Fedora 19 Installation (on Main Host - f19host)

Introduction

  • In this lab, you are going to install the Fedora (GNU/Linux Distribution) to your removable hard disk from your burned DVD.
  • Although this will be a simple install, this Fedora Operating System will be a platform for other Virtual Machine Fedora installations (in future labs). Therefore, it is very important that you take the time to carefully read and perform ALL steps, and take time to check your work.
  • After performing the Fedora19 DVD installation, you will collect baseline information about your Fedora GNU/Linux system, and perform some post installation configuration to prepare your system for the remainder of the labs.

Objectives

  1. Perform a GNU/Linux installation using the Fedora 19 distribution
  2. Investigate information during and after the Fedora 19 installation
  3. Perform an update after a recent installation

Required Materials (Bring to All Labs)

  • Fedora 19 x86_64 Installation DVD (4.1 GB)
  • SATA Hard Disk (in removable disk tray - storage capacity at least 250 GB)
  • USB Memory Stick
  • Lab Logbook

(Note: Fedora 19 LIVE CD is not used in lab1)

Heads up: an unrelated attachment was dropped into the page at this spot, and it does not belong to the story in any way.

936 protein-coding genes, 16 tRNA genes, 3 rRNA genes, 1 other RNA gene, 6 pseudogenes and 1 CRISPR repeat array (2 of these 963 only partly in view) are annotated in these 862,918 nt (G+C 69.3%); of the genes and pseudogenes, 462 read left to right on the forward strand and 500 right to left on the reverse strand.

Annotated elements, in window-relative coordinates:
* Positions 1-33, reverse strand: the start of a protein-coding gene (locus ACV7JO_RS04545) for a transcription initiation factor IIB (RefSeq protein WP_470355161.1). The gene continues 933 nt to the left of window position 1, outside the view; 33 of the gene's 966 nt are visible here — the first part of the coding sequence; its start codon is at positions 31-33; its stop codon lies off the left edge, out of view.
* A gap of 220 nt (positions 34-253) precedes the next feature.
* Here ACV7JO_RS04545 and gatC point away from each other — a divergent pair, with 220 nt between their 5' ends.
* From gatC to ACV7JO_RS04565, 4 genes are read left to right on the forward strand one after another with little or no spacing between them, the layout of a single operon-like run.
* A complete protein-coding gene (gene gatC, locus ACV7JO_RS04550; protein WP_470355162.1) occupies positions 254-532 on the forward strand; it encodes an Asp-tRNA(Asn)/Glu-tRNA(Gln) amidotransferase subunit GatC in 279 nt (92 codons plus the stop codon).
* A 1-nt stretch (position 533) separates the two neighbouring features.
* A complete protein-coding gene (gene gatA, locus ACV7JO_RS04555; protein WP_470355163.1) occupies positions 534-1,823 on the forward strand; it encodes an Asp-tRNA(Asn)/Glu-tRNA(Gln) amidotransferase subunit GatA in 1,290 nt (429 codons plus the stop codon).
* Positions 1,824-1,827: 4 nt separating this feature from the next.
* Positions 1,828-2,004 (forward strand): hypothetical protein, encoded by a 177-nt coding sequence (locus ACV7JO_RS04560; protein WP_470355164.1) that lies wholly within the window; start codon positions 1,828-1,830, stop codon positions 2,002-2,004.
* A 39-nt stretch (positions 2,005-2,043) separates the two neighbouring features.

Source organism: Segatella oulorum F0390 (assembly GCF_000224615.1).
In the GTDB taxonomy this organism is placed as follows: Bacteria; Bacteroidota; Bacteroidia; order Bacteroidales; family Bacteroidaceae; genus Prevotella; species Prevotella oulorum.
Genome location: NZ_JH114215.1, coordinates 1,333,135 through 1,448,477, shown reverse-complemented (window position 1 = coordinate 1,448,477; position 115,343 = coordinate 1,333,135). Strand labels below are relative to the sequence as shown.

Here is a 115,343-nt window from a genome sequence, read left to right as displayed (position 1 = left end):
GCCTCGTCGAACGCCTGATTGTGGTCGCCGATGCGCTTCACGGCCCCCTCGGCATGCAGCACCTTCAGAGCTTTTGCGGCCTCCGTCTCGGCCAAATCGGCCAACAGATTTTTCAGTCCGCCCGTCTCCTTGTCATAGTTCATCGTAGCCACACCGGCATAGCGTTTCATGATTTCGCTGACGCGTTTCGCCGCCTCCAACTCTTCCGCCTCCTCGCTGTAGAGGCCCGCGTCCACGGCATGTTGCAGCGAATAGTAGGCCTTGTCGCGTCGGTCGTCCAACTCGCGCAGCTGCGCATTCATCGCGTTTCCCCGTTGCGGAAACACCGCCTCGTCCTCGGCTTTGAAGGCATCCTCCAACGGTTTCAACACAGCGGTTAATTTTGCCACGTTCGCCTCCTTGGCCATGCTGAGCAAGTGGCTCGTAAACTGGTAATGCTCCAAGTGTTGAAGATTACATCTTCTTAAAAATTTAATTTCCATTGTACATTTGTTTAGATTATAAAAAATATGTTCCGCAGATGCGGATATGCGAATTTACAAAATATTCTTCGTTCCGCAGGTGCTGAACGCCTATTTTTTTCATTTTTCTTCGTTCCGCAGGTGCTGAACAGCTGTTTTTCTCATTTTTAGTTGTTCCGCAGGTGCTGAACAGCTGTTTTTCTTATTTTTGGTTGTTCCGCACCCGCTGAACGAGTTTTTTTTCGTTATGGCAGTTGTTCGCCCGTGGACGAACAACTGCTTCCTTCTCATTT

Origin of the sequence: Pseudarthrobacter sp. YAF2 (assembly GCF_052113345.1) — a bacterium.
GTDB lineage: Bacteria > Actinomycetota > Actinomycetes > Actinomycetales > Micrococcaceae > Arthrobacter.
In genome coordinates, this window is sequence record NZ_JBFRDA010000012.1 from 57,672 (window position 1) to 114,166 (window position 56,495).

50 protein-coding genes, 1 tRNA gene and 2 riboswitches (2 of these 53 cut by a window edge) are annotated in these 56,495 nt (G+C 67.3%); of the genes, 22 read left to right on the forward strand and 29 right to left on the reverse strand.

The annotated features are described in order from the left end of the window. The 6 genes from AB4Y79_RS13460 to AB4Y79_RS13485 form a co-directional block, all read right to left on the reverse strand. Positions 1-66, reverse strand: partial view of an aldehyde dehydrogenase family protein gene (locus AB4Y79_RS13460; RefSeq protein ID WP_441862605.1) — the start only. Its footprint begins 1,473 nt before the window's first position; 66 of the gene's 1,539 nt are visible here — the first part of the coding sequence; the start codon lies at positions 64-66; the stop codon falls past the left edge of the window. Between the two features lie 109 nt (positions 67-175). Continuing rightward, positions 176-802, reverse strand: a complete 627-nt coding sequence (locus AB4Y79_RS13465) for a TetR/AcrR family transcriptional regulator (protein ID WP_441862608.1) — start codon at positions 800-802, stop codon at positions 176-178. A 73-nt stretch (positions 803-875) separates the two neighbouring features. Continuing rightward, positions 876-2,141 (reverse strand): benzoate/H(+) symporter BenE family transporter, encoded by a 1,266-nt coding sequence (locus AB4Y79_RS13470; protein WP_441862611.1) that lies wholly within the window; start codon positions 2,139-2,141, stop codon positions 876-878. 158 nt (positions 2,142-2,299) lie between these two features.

Prerequisites

  • None (First Lab)

Linux Command Online Reference

Each Link below displays online manpages for each command (via http://linuxmanpages.com):

Utilities:

Normally you would read man pages on the machine you're working on using the man command, for example man rpm will show you the manual page for the rpm command.

Resources on the web

Additional links to tutorials and HOWTOs:

Performing Lab 1

Investigation 1: How to Perform a Fedora DVD Install on Your Removable Hard Drive

Part 1: Simple Things

  1. Insert your removable SATA hard disk into the drive tray.
  2. Set your computer's drive selector switch to external (a.k.a position #4).
  3. Power up the computer and insert the Fedora 19 Full Installation DVD into the CD/DVD drive. Note: do NOT use the Live CD - that will be used later in lab2...
  4. Wait until the Fedora DVD boots (could take a few moments).
Booting from DVD/CD and External Drives in Seneca's Computer labs
Please following the steps below to properly boot from your CD/DVD:
  • Restart the computer, and press the function key F10 to specify the device to boot (eg. DVD drive).
  • If the user is prompted for a password, simply press ENTER (without typing any password) at the password prompt.